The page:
ACACIA A*cacia, n.; pl. E. Acacias, L. Acaci?. Etym: [L. from Gr. ak to be sharp. See Acute.] 1. A genus of leguminous trees and shrubs. Nearly 300 species are Australian or Polynesian, and have terete or vertically compressed leaf stalks, instead of the bipinnate leaves of the much fewer species of America, Africa, etc. Very few are found in temperate climates. 2. (Med.) Defn: The inspissated juice of several species of acacia; -- called also gum acacia, and gum arabic.


ACACIN; ACACINE Aca*cin, Aca*cine, n. Defn: Gum arabic.


ACADEME Ac`a*deme, n. Etym: [L. academia. See Academy.] Defn: An academy. [Poetic] Shak.


ACADEMIAL Ac`a*demi*al, a. Defn: Academic. [R.]


ACADEMIAN Ac`a*demi*an, n. Defn: A member of an academy, university, or college.


ACADEMIC Ac`a*demic, n. 1. One holding the philosophy of Socrates and Plato; a Platonist. Hume. 2. A member of an academy, college, or university; an academician.


ACADEMIC; ACADEMICAL Ac`a*demic, Ac`a*demic*al, a. Etym: [L. academicus: cf. F. acad?migue. See Academy.] 1. Belonging to the school or philosophy of Plato; as, the Academic sect or philosophy. 2. Belonging to an academy or other higher institution of learning; scholarly; literary or classical, in distinction from scientific. Academic courses. Warburton. Academical study. Berkeley.


ACADEMICALLY Ac`a*dem`ic*al*ly, adv. Defn: In an academical manner.


ACADEMICALS Ac`a*demic*als, n. pl. Defn: The articles of dress prescribed and worn at some colleges and universities.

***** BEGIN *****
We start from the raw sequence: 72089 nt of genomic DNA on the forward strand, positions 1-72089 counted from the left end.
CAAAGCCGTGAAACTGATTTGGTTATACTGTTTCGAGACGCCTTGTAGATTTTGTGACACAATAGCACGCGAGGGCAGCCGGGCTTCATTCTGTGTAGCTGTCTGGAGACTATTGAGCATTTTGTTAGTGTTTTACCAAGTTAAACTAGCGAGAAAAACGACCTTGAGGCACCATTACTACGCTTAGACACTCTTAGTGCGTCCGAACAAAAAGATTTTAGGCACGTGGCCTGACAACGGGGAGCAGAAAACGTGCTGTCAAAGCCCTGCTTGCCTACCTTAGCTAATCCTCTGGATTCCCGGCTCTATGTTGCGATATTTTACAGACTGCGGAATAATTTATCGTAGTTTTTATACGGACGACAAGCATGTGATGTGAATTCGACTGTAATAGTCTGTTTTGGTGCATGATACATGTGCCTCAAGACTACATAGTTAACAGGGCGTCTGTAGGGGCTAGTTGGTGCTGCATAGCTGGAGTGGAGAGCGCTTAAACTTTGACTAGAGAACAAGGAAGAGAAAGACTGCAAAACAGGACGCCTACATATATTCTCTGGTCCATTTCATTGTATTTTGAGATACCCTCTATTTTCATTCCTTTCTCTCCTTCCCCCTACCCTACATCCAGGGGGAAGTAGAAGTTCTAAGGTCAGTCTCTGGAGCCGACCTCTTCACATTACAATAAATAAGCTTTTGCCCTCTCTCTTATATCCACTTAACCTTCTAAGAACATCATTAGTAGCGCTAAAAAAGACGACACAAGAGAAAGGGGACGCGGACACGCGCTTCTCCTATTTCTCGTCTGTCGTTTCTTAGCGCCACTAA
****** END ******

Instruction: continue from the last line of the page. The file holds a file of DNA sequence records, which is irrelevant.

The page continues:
ACADEMICIAN Ac`a*de*mician (#; 277), n. Etym: [F. acad?micien. See Academy.] 1. A member of an academy, or society for promoting science, art, or literature, as of the French Academy, or the Royal Academy of arts. 2. A collegian. [R.] Chesterfield.


ACADEMICISM Ac`a*demi*cism, n. 1. A tenet of the Academic philosophy. 2. A mannerism or mode peculiar to an academy.


ACADEMISM A*cade*mism, n. Defn: The doctrines of the Academic philosophy. [Obs.] Baxter.


ACADEMIST A*cade*mist, n. Etym: [F. academiste.] 1. An Academic philosopher. 2. An academician. [Obs.] Ray.


ACADEMY A*cade*my, n.; pl. Academies. Etym: [F. acad?mie, L. academia. Cf. Academe.] 1. A garden or grove near Athens (so named from the hero Academus), where Plato and his followers held their philosophical conferences; hence, the school of philosophy of which Plato was head. 2. An institution for the study of higher learning; a college or a university. Popularly, a school, or seminary of learning, holding a rank between a college and a common school. 3. A place of training; a school. Academies of fanaticism. Hume. 4. A society of learned men united for the advancement of the arts and sciences, and literature, or some particular art or science; as, the French Academy; the American Academy of Arts and Sciences; academies of literature and philology. 5. A school or place of training in which some special art is taught; as, the military academy at West Point; a riding academy; the Academy of Music. Academy figure (Paint.), a drawing usually half life-size, in crayon or pencil, after a nude model.